Archive for the ‘Small World’ Category

On the Hyperbolicity of Small-World Networks and Tree-Like Graphs

Sunday, January 15th, 2012

On the Hyperbolicity of Small-World Networks and Tree-Like Graphs by Wei Chen, Wenjie Fang, Guangda Hu and Michael W. Mahoney.


Hyperbolicity is a property of a graph that may be viewed as being a “soft” version of a tree, and recent empirical and theoretical work has suggested that many graphs arising in Internet and related data applications have hyperbolic properties. Here, we consider Gromov’s notion of $\delta$-hyperbolicity, and we establish several positive and negative results for small-world and tree-like random graph models. In particular, we show that small-world random graphs built from underlying grid structures do not have strong improvement in hyperbolicity, even when the rewiring greatly improves decentralized navigation. On the other hand, for a class of tree-like graphs called ringed trees that have constant hyperbolicity, adding random links among the leaves in a manner similar to the small-world graph constructions may easily destroy the hyperbolicity of the graphs, except for a class of random edges added using an exponentially decaying probability function based on the ring distance among the leaves. In addition to being of interest in their own right, our main results shed light on the relationship between hyperbolicity and navigability, as well as the relationship between $\delta$-hyperbolicity and the use of randomness in common random graph constructions.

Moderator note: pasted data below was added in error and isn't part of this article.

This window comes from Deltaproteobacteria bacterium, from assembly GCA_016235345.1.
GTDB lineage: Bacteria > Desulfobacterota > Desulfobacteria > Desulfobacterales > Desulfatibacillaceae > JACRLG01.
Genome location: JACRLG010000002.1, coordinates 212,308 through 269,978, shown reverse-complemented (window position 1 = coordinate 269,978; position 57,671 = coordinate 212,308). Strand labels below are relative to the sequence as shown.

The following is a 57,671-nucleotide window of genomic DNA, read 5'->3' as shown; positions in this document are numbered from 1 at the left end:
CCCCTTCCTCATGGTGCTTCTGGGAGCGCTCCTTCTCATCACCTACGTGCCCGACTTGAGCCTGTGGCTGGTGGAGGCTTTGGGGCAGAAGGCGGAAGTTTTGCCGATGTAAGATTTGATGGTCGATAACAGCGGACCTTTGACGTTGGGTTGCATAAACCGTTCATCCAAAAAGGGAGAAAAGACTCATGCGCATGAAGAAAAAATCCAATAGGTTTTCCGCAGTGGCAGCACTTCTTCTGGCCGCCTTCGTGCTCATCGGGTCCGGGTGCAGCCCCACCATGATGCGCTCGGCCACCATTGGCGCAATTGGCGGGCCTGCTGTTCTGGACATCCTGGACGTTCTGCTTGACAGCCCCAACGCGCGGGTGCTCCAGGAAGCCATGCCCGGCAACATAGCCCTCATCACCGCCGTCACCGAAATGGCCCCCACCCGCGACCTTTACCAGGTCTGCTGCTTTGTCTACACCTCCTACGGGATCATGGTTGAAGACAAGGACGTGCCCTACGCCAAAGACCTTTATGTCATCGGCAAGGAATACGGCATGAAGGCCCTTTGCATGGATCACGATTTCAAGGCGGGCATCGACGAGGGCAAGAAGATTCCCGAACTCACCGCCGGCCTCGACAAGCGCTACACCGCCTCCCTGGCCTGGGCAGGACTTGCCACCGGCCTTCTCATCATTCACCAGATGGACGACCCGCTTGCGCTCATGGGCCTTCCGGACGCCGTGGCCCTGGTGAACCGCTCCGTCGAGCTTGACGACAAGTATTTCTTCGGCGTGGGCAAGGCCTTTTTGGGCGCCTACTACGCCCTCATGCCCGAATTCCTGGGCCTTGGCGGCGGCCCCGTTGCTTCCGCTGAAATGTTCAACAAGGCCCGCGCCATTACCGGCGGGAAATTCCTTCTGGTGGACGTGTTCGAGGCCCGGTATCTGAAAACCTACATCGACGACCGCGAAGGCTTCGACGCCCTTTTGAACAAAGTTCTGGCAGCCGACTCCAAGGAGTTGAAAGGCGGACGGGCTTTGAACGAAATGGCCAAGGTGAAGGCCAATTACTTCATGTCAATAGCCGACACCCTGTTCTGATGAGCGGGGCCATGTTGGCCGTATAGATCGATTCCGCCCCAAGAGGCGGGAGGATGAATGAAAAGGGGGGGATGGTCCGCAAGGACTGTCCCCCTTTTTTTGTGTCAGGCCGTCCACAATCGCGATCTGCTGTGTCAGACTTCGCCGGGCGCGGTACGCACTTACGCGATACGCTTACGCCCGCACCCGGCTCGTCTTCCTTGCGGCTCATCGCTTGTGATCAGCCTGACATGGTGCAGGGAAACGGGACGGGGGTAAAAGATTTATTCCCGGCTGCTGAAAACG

Something to keep you off the streets after work this coming week. 😉

To understand why this work (and work like it is important):

Hyperbolicity, a property of metric spaces that generalizes the idea of Riemannian manifolds with negative curvature, has received considerable attention in both mathematics and computer science. When applied to graphs, as is typical in computer science applications, one may think of hyperbolicity as characterizing a “soft” version of a tree—trees are graphs that have hyperbolicity equal to zero, and graphs that “look like” trees in terms of their metric structure have “small” hyperbolicity. Since trees are an important class of graphs and since tree-like graphs arise in numerous applications, the idea of hyperbolicity has received attention in a range of applications. For example, it has found usefulness in the visualization of the Internet, the Web, and other large graphs []; it has been applied to questions of compact routing, navigation, and decentralized search in Internet graphs and small-world social networks []; and it has been applied to a range of other problems such as distance estimation, network security, sensor networks, and traffic flow and congestion minimization []. (cites omitted)

Interesting question to which I don’t know the answer off hand: Do topic maps exhibit the characteristics of a “small-world network?” Or for that matter, has anyone investigated the nature of the graphs that result from topic maps?

I will be blogging more about the graph nature of topic maps. Please post pointers, suggestions, questions.